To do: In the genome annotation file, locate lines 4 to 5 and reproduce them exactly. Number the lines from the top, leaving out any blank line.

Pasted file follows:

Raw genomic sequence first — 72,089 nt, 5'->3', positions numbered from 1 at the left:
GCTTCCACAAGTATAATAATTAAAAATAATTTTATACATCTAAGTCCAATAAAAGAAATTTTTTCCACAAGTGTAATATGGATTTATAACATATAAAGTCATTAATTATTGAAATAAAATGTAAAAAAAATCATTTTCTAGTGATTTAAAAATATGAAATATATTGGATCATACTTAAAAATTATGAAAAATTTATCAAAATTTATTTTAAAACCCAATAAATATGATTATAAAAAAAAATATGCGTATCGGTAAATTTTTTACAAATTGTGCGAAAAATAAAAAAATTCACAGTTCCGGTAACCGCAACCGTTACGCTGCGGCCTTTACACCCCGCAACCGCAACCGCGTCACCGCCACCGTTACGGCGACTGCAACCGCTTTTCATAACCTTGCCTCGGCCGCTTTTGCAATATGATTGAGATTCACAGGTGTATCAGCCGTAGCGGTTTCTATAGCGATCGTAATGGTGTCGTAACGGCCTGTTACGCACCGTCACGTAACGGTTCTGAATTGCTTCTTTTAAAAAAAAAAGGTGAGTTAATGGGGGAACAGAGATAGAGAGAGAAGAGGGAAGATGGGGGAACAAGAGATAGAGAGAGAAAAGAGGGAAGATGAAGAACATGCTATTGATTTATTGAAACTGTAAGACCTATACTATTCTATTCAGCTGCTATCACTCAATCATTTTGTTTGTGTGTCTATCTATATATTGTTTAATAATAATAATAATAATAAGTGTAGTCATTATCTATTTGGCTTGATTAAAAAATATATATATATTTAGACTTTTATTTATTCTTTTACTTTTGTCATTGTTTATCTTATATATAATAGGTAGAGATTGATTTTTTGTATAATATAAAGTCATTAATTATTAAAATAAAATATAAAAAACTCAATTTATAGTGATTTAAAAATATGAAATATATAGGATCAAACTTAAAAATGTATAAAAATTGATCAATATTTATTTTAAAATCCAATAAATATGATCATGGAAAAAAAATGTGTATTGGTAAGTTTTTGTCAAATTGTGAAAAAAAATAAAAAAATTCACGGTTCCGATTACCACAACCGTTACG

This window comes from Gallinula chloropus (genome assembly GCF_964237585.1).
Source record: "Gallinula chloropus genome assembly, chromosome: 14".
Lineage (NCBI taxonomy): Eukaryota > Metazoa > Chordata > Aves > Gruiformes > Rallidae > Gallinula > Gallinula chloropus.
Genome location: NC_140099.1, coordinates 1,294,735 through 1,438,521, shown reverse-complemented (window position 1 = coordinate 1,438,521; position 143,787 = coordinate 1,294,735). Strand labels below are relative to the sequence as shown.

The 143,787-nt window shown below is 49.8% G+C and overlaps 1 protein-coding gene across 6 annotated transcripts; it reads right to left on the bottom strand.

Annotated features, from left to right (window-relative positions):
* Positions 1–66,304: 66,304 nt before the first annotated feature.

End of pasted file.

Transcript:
Source record: "Gallinula chloropus genome assembly, chromosome: 14".
Lineage (NCBI taxonomy): Eukaryota > Metazoa > Chordata > Aves > Gruiformes > Rallidae > Gallinula > Gallinula chloropus.